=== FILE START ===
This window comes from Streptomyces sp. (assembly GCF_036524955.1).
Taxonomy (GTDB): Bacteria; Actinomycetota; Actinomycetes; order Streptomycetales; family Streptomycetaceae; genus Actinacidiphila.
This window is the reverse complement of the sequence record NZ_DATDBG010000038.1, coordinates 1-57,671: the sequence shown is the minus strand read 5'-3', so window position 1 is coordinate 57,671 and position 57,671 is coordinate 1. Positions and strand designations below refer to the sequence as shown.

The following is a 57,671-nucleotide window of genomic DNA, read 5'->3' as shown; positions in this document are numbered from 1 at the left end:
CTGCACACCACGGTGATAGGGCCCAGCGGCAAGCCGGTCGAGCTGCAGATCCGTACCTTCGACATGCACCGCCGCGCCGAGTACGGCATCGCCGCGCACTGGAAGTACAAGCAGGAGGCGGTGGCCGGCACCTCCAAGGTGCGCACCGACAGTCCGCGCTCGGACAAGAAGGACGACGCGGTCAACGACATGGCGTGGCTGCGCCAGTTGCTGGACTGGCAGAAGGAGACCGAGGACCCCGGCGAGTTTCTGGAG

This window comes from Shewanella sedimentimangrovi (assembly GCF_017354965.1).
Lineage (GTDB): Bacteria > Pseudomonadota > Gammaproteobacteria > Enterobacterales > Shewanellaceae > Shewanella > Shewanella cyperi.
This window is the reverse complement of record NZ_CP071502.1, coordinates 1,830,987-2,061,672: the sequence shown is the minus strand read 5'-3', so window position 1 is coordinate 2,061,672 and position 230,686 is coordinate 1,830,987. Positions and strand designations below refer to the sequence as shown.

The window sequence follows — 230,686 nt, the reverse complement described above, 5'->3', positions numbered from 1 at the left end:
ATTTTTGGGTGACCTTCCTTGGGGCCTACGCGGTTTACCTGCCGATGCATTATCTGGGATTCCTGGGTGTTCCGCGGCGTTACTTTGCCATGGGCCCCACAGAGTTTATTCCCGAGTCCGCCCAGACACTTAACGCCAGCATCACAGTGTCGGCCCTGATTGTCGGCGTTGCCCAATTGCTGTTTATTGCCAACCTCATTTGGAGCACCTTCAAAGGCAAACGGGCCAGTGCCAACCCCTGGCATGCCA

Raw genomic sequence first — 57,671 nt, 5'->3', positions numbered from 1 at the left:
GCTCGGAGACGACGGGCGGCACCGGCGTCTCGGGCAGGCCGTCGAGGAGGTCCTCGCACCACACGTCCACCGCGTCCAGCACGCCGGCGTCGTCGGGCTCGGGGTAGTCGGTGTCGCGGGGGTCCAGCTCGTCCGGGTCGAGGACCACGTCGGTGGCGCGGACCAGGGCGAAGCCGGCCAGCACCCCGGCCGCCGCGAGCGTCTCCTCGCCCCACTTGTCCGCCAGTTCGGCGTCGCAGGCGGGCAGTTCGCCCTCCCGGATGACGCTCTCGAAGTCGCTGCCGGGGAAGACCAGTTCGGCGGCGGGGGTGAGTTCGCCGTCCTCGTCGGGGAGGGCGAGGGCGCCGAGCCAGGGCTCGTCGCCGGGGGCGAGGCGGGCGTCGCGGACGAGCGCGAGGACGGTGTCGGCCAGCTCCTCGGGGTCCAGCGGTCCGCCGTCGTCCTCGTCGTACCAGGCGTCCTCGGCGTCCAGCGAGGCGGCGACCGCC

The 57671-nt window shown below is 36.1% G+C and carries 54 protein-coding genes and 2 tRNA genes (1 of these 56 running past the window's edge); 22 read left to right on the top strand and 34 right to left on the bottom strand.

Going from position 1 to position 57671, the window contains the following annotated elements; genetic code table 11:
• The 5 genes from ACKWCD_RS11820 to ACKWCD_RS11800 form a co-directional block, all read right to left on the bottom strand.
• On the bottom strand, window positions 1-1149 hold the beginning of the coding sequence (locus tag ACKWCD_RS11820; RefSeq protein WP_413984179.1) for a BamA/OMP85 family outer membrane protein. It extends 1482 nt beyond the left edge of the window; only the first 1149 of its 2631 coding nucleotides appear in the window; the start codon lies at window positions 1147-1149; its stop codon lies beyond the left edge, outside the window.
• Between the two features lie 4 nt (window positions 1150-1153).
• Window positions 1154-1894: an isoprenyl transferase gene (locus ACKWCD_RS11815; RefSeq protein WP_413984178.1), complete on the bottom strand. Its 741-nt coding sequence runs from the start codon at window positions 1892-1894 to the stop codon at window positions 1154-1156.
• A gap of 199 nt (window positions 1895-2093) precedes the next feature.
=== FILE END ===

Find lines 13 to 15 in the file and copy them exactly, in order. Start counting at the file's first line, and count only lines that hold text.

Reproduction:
The 57671-nt window shown below is 36.1% G+C and carries 54 protein-coding genes and 2 tRNA genes (1 of these 56 running past the window's edge); 22 read left to right on the top strand and 34 right to left on the bottom strand.

Going from position 1 to position 57671, the window contains the following annotated elements; genetic code table 11:
• The 5 genes from ACKWCD_RS11820 to ACKWCD_RS11800 form a co-directional block, all read right to left on the bottom strand.